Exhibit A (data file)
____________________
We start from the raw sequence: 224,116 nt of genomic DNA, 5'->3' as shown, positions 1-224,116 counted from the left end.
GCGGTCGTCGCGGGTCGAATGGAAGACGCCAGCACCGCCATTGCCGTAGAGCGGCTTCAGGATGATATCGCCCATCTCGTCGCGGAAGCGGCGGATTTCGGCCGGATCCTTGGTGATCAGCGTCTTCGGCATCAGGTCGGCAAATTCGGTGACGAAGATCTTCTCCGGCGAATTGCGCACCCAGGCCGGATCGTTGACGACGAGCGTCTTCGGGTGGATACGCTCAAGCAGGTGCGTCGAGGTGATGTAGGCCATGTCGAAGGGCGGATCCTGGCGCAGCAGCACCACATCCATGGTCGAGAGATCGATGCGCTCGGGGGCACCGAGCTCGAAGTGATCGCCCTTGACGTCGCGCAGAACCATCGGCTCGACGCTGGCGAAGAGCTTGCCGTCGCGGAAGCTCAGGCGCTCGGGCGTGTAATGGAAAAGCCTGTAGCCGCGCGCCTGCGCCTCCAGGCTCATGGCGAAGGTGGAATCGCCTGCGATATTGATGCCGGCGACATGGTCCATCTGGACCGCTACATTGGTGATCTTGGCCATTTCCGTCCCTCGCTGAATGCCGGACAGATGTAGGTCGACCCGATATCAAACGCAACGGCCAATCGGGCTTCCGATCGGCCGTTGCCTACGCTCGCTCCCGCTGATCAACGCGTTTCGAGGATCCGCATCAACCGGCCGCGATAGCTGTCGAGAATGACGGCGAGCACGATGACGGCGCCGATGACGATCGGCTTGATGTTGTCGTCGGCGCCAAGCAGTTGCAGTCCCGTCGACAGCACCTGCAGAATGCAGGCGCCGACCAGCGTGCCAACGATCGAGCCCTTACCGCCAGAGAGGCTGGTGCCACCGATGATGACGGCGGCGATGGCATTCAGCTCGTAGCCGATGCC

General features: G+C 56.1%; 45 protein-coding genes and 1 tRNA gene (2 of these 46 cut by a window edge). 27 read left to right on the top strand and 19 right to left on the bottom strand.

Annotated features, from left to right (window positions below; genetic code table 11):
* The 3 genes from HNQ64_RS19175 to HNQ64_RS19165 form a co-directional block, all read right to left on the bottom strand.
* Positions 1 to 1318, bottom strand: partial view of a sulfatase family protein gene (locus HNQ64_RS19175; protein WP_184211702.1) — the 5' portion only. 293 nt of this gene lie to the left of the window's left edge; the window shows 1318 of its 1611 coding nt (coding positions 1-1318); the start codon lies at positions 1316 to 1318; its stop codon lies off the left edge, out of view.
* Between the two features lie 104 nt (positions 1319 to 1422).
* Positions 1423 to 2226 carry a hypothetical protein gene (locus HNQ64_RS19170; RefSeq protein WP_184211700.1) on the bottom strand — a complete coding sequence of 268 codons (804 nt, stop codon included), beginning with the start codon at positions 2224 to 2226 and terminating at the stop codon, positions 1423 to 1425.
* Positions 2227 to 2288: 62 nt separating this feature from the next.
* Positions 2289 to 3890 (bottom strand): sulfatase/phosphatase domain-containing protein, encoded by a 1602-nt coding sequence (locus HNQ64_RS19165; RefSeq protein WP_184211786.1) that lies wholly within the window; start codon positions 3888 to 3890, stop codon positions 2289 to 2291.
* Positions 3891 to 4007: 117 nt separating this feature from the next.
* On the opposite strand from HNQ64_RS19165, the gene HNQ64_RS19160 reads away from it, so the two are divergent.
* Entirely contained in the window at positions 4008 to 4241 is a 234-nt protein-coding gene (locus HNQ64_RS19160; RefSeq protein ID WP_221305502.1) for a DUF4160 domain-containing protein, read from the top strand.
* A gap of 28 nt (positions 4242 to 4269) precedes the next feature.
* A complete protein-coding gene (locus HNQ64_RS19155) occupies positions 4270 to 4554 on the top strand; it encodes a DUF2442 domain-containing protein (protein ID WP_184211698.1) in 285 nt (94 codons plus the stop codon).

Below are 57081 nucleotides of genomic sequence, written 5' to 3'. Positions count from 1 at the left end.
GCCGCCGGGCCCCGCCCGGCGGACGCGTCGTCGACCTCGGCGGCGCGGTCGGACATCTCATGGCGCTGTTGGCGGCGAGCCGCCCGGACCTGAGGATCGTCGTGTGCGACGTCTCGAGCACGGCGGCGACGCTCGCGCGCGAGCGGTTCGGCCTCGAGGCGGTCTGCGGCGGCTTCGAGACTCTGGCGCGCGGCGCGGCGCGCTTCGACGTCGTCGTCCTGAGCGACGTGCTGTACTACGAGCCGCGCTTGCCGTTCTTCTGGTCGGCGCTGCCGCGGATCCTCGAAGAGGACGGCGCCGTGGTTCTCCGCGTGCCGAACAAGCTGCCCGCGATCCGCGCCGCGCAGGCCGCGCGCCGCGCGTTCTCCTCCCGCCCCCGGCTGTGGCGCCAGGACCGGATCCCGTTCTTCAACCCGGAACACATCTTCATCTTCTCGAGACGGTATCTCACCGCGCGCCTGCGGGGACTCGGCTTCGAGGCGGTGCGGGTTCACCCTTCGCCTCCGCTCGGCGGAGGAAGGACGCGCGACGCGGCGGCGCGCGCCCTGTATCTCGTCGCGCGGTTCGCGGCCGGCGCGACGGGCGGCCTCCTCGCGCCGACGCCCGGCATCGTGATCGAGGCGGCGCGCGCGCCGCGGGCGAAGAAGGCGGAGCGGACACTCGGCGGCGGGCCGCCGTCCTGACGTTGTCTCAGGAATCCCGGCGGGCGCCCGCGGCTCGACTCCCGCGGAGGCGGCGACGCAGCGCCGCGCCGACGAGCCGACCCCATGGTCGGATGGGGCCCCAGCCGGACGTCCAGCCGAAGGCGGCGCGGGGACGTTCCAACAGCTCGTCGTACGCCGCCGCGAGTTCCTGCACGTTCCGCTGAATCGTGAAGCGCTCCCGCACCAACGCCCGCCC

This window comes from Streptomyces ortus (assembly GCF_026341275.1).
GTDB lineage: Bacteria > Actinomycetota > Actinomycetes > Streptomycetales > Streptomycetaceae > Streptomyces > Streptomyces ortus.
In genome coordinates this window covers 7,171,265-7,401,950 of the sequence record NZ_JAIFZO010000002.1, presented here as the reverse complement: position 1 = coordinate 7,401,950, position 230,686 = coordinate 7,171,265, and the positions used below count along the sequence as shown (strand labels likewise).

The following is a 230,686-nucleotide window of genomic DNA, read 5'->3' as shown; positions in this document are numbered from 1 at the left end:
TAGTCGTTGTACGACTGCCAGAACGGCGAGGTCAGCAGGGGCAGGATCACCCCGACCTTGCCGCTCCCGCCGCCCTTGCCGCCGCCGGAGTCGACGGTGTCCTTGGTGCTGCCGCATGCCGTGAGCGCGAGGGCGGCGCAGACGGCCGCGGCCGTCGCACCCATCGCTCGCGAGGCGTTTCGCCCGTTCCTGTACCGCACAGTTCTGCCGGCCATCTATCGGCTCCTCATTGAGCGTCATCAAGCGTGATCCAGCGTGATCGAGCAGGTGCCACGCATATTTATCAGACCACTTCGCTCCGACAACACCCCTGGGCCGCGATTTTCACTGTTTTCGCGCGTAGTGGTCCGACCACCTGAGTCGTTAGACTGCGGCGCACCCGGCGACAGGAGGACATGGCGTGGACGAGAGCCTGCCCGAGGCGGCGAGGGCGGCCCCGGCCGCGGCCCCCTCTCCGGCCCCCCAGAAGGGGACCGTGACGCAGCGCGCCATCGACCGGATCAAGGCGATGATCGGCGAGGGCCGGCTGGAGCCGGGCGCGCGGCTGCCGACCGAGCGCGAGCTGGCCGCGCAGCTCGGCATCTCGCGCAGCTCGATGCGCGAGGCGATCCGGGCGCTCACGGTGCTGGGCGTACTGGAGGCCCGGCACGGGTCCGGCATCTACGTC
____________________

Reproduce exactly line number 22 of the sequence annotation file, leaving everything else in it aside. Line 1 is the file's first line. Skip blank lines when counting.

TAGTCGTTGTACGACTGCCAGAACGGCGAGGTCAGCAGGGGCAGGATCACCCCGACCTTGCCGCTCCCGCCGCCCTTGCCGCCGCCGGAGTCGACGGTGTCCTTGGTGCTGCCGCATGCCGTGAGCGCGAGGGCGGCGCAGACGGCCGCGGCCGTCGCACCCATCGCTCGCGAGGCGTTTCGCCCGTTCCTGTACCGCACAGTTCTGCCGGCCATCTATCGGCTCCTCATTGAGCGTCATCAAGCGTGATCCAGCGTGATCGAGCAGGTGCCACGCATATTTATCAGACCACTTCGCTCCGACAACACCCCTGGGCCGCGATTTTCACTGTTTTCGCGCGTAGTGGTCCGACCACCTGAGTCGTTAGACTGCGGCGCACCCGGCGACAGGAGGACATGGCGTGGACGAGAGCCTGCCCGAGGCGGCGAGGGCGGCCCCGGCCGCGGCCCCCTCTCCGGCCCCCCAGAAGGGGACCGTGACGCAGCGCGCCATCGACCGGATCAAGGCGATGATCGGCGAGGGCCGGCTGGAGCCGGGCGCGCGGCTGCCGACCGAGCGCGAGCTGGCCGCGCAGCTCGGCATCTCGCGCAGCTCGATGCGCGAGGCGATCCGGGCGCTCACGGTGCTGGGCGTACTGGAGGCCCGGCACGGGTCCGGCATCTACGTC